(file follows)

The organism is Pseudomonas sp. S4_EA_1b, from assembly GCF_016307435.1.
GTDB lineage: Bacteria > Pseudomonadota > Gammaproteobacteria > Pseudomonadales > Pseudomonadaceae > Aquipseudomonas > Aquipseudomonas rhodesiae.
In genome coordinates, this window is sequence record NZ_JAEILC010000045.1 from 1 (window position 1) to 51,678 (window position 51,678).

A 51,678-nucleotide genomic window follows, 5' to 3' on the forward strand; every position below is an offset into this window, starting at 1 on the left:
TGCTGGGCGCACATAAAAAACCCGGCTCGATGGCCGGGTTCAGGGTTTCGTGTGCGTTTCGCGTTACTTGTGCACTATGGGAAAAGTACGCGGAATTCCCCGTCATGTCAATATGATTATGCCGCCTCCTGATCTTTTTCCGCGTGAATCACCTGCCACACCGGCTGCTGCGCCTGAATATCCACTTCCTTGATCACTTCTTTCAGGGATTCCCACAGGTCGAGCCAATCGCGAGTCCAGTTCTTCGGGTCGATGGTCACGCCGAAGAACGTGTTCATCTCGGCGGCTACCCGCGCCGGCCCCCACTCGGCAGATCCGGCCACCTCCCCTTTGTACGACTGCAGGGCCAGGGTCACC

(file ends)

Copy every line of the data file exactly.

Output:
The organism is Pseudomonas sp. S4_EA_1b, from assembly GCF_016307435.1.
GTDB lineage: Bacteria > Pseudomonadota > Gammaproteobacteria > Pseudomonadales > Pseudomonadaceae > Aquipseudomonas > Aquipseudomonas rhodesiae.
In genome coordinates, this window is sequence record NZ_JAEILC010000045.1 from 1 (window position 1) to 51,678 (window position 51,678).

A 51,678-nucleotide genomic window follows, 5' to 3' on the forward strand; every position below is an offset into this window, starting at 1 on the left:
TGCTGGGCGCACATAAAAAACCCGGCTCGATGGCCGGGTTCAGGGTTTCGTGTGCGTTTCGCGTTACTTGTGCACTATGGGAAAAGTACGCGGAATTCCCCGTCATGTCAATATGATTATGCCGCCTCCTGATCTTTTTCCGCGTGAATCACCTGCCACACCGGCTGCTGCGCCTGAATATCCACTTCCTTGATCACTTCTTTCAGGGATTCCCACAGGTCGAGCCAATCGCGAGTCCAGTTCTTCGGGTCGATGGTCACGCCGAAGAACGTGTTCATCTCGGCGGCTACCCGCGCCGGCCCCCACTCGGCAGATCCGGCCACCTCCCCTTTGTACGACTGCAGGGCCAGGGTCACC